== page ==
More Analysis of Traveling Through The Dark Stanza Three Then comes the revelation - the deer is pregnant - the fawn is inside and probably still alive. William Stafford Source William Stafford and Traveling Through The Dark Traveling Through The Dark is a deceptively simple poem which records the actions of a driver who finds a deer, killed on the road by a previous car.
Stafford taught for one academic year — in the English department at Manchester College in Indiana, a college affiliated with the Church of the Brethren where he had received training during his time in Civilian Public Service.
James Dickey called Stafford one of those poets "who pour out rivers of ink, all on good poems. Analysis of Traveling Through The dark Traveling Through The Dark is an 18 line poem, 5 stanzas, 4 of which are quatrains with a couplet at the end.
This is all happening in the dark, symbolic of a spiritual darkness? He was filled with pity and was unwilling to do anything. What will happen next? While dragging her body to the edge of the canyon, the speaker discovers to his shock and dismay that the poor doe was pregnant.
I keep following this sort of hidden river of my life, you know, whatever the topic or impulse which comes, I follow it along trustingly.
The speaker thought hard about the dilemma, but then finally he knows that he must "push[ ] her over the edge" in order to save other lives on that treacherous road on that dark night. Inhe received a Ph. The fourth stanza is a break in the narrative. In his own quiet and conversational way the poet takes the reader into the dark of the night, to the scene of the accident, and explains the situation in quite a straightforward manner.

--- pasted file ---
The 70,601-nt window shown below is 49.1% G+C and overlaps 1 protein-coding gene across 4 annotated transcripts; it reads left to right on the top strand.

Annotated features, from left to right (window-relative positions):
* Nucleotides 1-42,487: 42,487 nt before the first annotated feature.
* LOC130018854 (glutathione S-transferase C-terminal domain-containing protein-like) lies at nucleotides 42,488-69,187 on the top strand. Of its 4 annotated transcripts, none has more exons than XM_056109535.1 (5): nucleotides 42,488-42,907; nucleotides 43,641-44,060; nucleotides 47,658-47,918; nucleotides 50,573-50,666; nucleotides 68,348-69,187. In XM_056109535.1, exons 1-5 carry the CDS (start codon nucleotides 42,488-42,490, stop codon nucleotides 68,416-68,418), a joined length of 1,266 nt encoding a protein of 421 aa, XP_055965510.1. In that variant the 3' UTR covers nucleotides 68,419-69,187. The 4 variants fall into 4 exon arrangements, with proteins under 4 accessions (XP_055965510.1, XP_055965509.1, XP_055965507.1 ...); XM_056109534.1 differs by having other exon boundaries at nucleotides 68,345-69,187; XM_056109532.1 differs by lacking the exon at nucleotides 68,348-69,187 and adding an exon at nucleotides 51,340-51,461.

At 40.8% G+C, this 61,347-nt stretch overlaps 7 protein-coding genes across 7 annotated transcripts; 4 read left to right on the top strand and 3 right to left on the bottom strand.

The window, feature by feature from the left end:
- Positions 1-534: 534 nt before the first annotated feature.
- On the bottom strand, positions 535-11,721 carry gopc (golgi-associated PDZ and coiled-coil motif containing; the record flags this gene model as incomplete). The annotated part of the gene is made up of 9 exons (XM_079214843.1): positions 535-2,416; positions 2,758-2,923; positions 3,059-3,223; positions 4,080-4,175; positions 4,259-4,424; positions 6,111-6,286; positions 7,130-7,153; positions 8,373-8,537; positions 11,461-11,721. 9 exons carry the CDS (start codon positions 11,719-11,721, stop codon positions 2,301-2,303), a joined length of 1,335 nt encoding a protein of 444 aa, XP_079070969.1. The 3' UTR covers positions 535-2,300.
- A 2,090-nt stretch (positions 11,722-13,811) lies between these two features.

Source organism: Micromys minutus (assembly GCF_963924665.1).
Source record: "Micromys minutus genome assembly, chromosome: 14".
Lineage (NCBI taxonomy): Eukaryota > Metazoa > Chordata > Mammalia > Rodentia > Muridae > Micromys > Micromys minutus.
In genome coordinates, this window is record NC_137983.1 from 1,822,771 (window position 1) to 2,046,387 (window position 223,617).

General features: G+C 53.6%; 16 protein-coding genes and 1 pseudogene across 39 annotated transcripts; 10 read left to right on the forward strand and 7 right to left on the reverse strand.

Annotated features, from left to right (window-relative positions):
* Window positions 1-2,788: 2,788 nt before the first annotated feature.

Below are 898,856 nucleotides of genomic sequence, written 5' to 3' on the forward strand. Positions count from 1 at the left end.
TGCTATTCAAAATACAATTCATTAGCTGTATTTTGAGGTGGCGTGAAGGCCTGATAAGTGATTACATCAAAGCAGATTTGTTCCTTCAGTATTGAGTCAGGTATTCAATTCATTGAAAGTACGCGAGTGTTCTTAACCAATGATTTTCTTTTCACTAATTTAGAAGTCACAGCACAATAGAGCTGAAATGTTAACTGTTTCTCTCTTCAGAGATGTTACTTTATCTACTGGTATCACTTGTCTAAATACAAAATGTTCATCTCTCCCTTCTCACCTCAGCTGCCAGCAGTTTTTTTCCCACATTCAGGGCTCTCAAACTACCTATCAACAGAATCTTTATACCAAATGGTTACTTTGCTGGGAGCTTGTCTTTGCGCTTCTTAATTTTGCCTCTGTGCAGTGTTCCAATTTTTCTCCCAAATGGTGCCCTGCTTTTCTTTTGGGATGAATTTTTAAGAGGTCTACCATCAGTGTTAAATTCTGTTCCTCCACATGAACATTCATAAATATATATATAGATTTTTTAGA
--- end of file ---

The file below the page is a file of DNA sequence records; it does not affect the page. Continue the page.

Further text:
So the tone of the poem is ironical but the readers sympathize with fawn. Stafford said this in a interview: The large belly of the doe can mean only one thing. But the speaker is adamant that the fawn will never see the light of day - stanza one confirms this fact - yet there is hesitation as the fate of that fawn is held alone in the mind of the driver who cared enough to stop.
If occurs to him that his ordinary reaction to finding a dead deer in the road has now turned into a situation that renders him a callous man for throwing away the life an unborn baby. The speaker considers the possibility of delivering the fawn, which he would much prefer to do than just shoving it to it death.
The poem displays in five unriming stanzas. Stafford had a quiet daily ritual of writing and his writing focuses on the ordinary. Her belly was large. There is no full rhyme, no rhyme scheme in fact and the meter metre in UK varies somewhat, with iambic pentameter popping up here and there, in lines 7, 10 and In the beginning, the poet is moved deeply by the fawn but at the end, we find he ends the life of the fawn by pushing its mother down into the river."Traveling Through the Dark" by: William Stafford/5(2).
Traveling through the Dark is a beautiful short piece by William Stafford depicting the conflict between the human mind and human heart that is the conflict between the mind, a sense of responsibility and the heart, the compassion and emotions of the poet.
In William Stafford's "Traveling through the Dark," the speaker creates a dramatic retelling of an event that happened to him one dark night traveling down a. By William Stafford Traveling through the dark I found a deer dead on the edge of the Wilson River road.
It is usually best to roll them into the canyon: that road is narrow; to swerve might make more dead.
By glow of the tail-light I stumbled back of the car. William Stafford and Traveling Through The Dark Traveling Through The Dark is a deceptively simple poem which records the actions of a driver who finds a deer, killed on the road by a previous car. The deer turns out to be pregnant and this fact plays on the mind of the helper, who wants to keep the road safe yet cannot stop thinking about the.
At its heart, William Stafford's "Traveling through the Dark" is about that moment when nobody is looking. It is about that moment when we could turn our backs and walk away from our responsibilities without any immediate, personal repercussions (except maybe that pesky conscience thing).Download